1. Launch of the International Institute of Inspiration Economy

    September 1, 2015 by ahmed

    iiie

    BPIR.com is supporting the launch of the International Institute of Inspiration Economy. We encourage those interested in this new venture to attend the Learning & Inspiring Week – by IIIE, Slovenia – September 22nd till 26th, 2015.

    The 5 days is full of workshops, deep dialogue cafés, best practice visits and interesting visits and reflections on world attractions in and around Slovenia.

    Participants are expected from different countries of the world and especially those interested in inspiration, innovation, entrepreneurship, youth development, education, art, positive psychology and issues of socio-economy.

    The week will help you to re-focus on your role in a turbulent world and how to contribute during crisis.

    For further information on this new venture please read the brochure or contact Dr. Mohamed Buheji, buhejim@gmail.com.


  2. Get inspiration from 4 genius collaboration examples

    August 26, 2015 by ahmed

     

    Originally posted on LinkedIn by Roisin King

    I am always asked “what do you mean exactly” when talking about collaboration. We know what it means but put it into the context of growing your business and thinking outside your box!

    Example ! Example ! Example ! When you can’t afford to learn by doing, the next best option is to look at others’ experience to figure out whether something is beneficial and relevant enough for you to take on. This is exactly what I am planning to do in this blog – to paint a clearer picture of what collaboration is all about and to better yet demonstrate its practical application to the business world through specific examples

    From the little guys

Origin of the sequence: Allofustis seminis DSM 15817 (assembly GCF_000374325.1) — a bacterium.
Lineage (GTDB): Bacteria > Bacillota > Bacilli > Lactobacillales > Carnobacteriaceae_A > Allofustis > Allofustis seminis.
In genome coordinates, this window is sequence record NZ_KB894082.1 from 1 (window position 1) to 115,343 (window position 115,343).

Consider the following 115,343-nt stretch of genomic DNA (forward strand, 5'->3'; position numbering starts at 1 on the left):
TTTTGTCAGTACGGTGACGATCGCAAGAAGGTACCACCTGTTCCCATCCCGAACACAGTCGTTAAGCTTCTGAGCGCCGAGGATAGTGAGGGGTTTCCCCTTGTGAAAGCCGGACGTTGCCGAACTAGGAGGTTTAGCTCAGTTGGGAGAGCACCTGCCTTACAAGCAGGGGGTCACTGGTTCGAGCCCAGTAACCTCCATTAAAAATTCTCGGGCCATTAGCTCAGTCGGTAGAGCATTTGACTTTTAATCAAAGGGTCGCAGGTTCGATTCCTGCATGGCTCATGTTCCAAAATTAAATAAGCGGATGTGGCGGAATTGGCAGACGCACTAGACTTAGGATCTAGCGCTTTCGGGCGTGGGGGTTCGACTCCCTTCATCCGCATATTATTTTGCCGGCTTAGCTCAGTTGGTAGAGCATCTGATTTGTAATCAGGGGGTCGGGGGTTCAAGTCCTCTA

1. Lewis Road Creamery x Whittaker

    inspire01On October, 2014, a 5-employee boutique New Zealand dairy company decided to add a twist to their fresh milk product by introducing a chocolate drink in partnership with a local renowned confectioner, Whittaker. Little did they know at the time that they was creating one of the most sought after drink in the country – “the Kiwi equivalent of the Cronut”. Before this unanticipated success, Lewis Road Creamery’s most well-known product was its butter. From the initial 1,000 litres per week, within weeks, they were making 40 times that volume in order to meet market demand for that little ‘heaven in a bottle’- chocolate milk.

     

    2. Tile x Blunt

    inspire02I never thought I would get excited about laying my hands on a new umbrella, but I did (and I had good reasons for that). The Blunt umbrella is no ordinary one. It is an ‘indestructible’ product with a locating device allowing me to find it instantly with just a push of button. Brilliant isn’t it?

    In a market that already very saturated, who would have thought a company that sells umbrellas at $125+ could survive let alone be so successful? But Blunt – an Auckland based company, has done exactly just that.

    Most of us knows the struggle of being unable to find the umbrella when it’s raining hard outside and ends up buying a new one only to find the other one sitting in the back of the car. Putting themselves in customers’ shoes, the team at Blunt in partnering with Tile, introduces the world’s first traceable umbrella. Not only does the product possess the outstanding aerodynamic robust canopy structure powered by Blunt but it also inherits Tile’s brilliant world-class tracking technology. Never worried about losing your umbrella again!

    To the bigger ones

    3. Biotherm x Renault